Nadal cruises into revenge match with Andreev
May 17, 2007 - 1:49:48 PM

Hamburg, May 17 - Rafael Nadal stretched his clay-court winning streak to 78 matches at the Hamburg Masters to set up a revenge match against the last man to beat him on the surface, Russian Igor Andreev.

Andreev beat Nadal April 8, 2005, in the Valencia quarterfinals. Since then, the Spanish sensation has built the biggest winning streak, of anyone, on any surface in the sport.

On Wednesday, he had to fight hard in the opening set before beating compatriot qualifier Oscar Hernandez, 7-5, 6-1, in the second round, his first match in Hamburg since 2003.

Andreev, meanwhile, ousted high-flying German Philipp Kohlschreiber, 6-7 -, 6-1, 6-4. The Russian has a protected 164 ranking after missing most of the 2006 season due to knee surgery.

Nadal refused to talk revenge, but rather said he faced another tough match against Andreev, whom he beat in a third-set tiebreak earlier this year in Dubai on hard court.

'It's nothing special. I wasn't playing well in Valencia - after coming from Miami. He - has an unbelievable forehand and hits with a lot of power,' said Nadal.

Earlier Wednesday, world No.1 Roger Federer was relieved after struggling to a 6-3, 2-6, 6-4 win over Argentine qualifier Juan Monaco in 1 hour 56 minutes.

Federer next meets 15 seed Juan Carlos Ferrero of Spain, who on the stroke of midnight outlasted Russian Marat Safin, 6-3, 7-6 -, saving six set points in the dramatic tiebreak before winning on his fifth match point.

Play dragged on as the weather played havoc with the schedule, with rain setting in early and play soon only possible under the centre court roof. Organizers face a five-match backlog Thursday, with the winners set for double duty as the full third round is to be played as well.

Nadal faced stiff resistance from the 69th-ranked Hernandez, but the match was his once he broke for 6-5 in the first set. Nadal won seven games in a row to 5-0 in the second set and wrapped up matters two games later.

'It was a tough first set. It was cold, the court was slow,' said Nadal, who with the title Sunday would be the first player to win the three clay Masters - the others are Rome and Monte Carlo - in one year.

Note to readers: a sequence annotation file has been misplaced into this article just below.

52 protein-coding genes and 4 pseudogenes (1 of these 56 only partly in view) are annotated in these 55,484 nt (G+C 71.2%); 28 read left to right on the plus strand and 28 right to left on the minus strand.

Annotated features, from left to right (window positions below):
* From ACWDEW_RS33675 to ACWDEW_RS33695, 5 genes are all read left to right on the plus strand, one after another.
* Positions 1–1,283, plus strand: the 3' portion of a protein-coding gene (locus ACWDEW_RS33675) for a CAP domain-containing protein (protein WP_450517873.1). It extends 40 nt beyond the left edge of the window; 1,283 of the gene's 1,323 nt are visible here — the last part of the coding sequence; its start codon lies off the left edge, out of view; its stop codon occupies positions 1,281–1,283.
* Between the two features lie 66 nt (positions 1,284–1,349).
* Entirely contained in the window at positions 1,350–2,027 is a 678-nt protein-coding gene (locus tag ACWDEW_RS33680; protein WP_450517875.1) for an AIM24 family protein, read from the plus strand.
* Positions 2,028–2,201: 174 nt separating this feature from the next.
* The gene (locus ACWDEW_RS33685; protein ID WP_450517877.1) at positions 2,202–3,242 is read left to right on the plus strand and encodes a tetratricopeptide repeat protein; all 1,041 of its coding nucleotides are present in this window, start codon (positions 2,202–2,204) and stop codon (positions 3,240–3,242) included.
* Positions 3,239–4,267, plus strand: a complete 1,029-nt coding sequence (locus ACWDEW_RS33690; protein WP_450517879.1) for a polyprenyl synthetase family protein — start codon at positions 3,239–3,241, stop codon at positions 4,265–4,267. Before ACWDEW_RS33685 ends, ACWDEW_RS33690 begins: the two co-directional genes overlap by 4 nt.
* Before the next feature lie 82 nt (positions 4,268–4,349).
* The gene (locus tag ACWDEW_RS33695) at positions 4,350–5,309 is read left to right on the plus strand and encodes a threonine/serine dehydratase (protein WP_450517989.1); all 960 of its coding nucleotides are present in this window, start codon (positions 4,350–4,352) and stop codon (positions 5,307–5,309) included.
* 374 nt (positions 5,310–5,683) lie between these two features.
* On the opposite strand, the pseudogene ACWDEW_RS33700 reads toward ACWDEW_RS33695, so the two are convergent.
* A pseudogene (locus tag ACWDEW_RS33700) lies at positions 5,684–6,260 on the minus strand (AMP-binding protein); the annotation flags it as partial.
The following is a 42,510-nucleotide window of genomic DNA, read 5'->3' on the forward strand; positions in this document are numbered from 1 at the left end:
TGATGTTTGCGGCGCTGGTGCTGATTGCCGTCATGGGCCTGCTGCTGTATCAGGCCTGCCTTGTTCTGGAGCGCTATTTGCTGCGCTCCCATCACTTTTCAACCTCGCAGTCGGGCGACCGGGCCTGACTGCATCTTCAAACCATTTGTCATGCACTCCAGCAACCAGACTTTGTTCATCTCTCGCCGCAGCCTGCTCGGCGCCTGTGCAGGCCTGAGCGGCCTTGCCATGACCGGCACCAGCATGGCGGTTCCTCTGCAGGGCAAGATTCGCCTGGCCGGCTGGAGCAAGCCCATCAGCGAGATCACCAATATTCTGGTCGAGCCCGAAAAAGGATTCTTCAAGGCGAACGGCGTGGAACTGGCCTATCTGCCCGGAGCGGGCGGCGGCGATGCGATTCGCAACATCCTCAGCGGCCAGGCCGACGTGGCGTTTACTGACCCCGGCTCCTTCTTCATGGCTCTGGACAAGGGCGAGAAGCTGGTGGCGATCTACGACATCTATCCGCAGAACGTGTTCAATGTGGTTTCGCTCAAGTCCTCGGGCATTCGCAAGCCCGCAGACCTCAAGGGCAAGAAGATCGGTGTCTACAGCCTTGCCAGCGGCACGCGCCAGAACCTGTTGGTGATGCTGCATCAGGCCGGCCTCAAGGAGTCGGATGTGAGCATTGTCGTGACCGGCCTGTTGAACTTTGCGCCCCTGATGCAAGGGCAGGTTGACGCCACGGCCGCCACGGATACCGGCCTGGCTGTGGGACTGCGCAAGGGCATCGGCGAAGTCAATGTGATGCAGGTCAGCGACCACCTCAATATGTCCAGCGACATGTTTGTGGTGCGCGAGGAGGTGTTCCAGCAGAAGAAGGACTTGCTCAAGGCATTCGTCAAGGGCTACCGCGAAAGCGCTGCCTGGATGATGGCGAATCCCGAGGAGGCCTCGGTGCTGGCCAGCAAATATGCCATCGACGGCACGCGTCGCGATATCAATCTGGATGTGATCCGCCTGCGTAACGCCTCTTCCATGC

With all eight top seeds on a first-round bye, Federer was playing his first match since splitting with coach Tony Roche last week following a third-round loss in Rome.

He has not lifted a trophy in his last four tournaments, and the French Open, the only Grand Slam title eluding him, is just around the corner starting May 27.

'I feel relieved, I feel much better on court,' said Federer.

'It was definitely a hard-fought victory. I had to come out of a few tough situations. I wish my serve and forehand would have been better and that I had made less errors,' he said.

Federer piled up 44 unforced errors compared to 38 winners, blaming the stiff resistance of the 48th-ranked Monaco, lack of matches due to his unusually early exits recently and also the terrible conditions.

'The court was extremely slow, wet and sticky. It was tough to hit winners. It was a tough first round. I have not played many matches recently. I have to get back into the match groove and pick up as many victories as possible to go confidently into the French Open.'

Hamburg could be the right place to get back on track as Federer won his first clay title there in 2002 and also lifted the trophy 2004 and 2005. He didn't play in Hamburg in 2006.

He may also take heart from the fact that he played well when it mattered on Wednesday. At 4-4 and 30-30 in the final set he slammed a forehand winner and then broke when he forced Monaco to an error. Federer then wrapped up matters with an ace and a service winner.

Former French Open champion Carlos Moya rallied to a 3-6, 7-5, 7-6 - victory over Czech 10 seed Tomas Berdych in 2:24 hours, the only match completed outside centre court. Moya now meets American 8 seed James Blake, a 6-2, 6-3 winner over Arnaud Clement of France.

Australian 16 seed Lleyton Hewitt won 6-2, 7-6 - over Argentine Juan Ignacio Chela.

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